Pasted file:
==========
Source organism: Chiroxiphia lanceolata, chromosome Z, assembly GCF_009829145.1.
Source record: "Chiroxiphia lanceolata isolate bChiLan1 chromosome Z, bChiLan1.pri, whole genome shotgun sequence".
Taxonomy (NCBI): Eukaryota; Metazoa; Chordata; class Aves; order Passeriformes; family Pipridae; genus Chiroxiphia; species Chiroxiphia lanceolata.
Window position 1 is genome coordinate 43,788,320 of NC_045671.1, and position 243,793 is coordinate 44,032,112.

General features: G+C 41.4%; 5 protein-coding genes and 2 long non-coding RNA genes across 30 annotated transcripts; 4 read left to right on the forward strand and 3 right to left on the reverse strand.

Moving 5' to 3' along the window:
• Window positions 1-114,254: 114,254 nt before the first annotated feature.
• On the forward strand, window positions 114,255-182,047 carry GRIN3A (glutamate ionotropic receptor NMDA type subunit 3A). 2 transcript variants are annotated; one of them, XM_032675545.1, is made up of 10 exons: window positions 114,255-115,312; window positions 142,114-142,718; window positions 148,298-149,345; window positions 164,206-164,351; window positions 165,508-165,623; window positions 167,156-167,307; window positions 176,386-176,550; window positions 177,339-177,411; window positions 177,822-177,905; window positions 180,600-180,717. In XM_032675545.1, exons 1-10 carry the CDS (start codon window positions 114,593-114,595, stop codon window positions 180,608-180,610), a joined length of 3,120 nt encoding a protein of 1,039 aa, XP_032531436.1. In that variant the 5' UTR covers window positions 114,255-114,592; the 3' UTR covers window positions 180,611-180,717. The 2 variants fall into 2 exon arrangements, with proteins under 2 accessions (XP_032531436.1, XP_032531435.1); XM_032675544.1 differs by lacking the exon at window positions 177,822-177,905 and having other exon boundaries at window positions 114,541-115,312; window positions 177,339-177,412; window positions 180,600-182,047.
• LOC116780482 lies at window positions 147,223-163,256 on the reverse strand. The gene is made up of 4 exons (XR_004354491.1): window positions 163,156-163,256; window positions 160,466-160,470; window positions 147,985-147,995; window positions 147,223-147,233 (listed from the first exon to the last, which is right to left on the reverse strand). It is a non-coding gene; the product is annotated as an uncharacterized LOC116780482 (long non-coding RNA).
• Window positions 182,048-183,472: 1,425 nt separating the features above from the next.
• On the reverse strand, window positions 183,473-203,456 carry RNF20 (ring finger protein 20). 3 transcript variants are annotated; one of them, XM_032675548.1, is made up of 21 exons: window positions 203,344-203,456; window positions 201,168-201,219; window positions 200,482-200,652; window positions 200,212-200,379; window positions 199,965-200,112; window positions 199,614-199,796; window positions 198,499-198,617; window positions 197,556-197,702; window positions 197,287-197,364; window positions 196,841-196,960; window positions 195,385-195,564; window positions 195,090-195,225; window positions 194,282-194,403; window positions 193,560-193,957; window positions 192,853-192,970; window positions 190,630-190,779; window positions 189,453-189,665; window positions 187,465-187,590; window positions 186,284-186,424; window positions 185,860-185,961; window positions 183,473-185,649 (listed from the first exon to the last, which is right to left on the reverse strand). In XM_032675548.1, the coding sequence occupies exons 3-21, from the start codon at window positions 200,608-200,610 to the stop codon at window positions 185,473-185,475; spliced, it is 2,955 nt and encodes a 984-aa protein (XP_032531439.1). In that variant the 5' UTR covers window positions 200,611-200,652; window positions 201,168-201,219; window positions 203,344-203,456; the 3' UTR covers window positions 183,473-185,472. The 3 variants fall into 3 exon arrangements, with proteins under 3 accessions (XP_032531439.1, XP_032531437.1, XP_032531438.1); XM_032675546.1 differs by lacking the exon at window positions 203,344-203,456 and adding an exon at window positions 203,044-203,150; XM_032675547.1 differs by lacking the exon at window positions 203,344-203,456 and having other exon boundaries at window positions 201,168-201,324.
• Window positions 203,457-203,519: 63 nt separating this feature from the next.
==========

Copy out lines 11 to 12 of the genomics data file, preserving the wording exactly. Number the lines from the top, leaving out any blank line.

• On the reverse strand, window positions 183,473-203,456 carry RNF20 (ring finger protein 20). 3 transcript variants are annotated; one of them, XM_032675548.1, is made up of 21 exons: window positions 203,344-203,456; window positions 201,168-201,219; window positions 200,482-200,652; window positions 200,212-200,379; window positions 199,965-200,112; window positions 199,614-199,796; window positions 198,499-198,617; window positions 197,556-197,702; window positions 197,287-197,364; window positions 196,841-196,960; window positions 195,385-195,564; window positions 195,090-195,225; window positions 194,282-194,403; window positions 193,560-193,957; window positions 192,853-192,970; window positions 190,630-190,779; window positions 189,453-189,665; window positions 187,465-187,590; window positions 186,284-186,424; window positions 185,860-185,961; window positions 183,473-185,649 (listed from the first exon to the last, which is right to left on the reverse strand). In XM_032675548.1, the coding sequence occupies exons 3-21, from the start codon at window positions 200,608-200,610 to the stop codon at window positions 185,473-185,475; spliced, it is 2,955 nt and encodes a 984-aa protein (XP_032531439.1). In that variant the 5' UTR covers window positions 200,611-200,652; window positions 201,168-201,219; window positions 203,344-203,456; the 3' UTR covers window positions 183,473-185,472. The 3 variants fall into 3 exon arrangements, with proteins under 3 accessions (XP_032531439.1, XP_032531437.1, XP_032531438.1); XM_032675546.1 differs by lacking the exon at window positions 203,344-203,456 and adding an exon at window positions 203,044-203,150; XM_032675547.1 differs by lacking the exon at window positions 203,344-203,456 and having other exon boundaries at window positions 201,168-201,324.
• Window positions 203,457-203,519: 63 nt separating this feature from the next.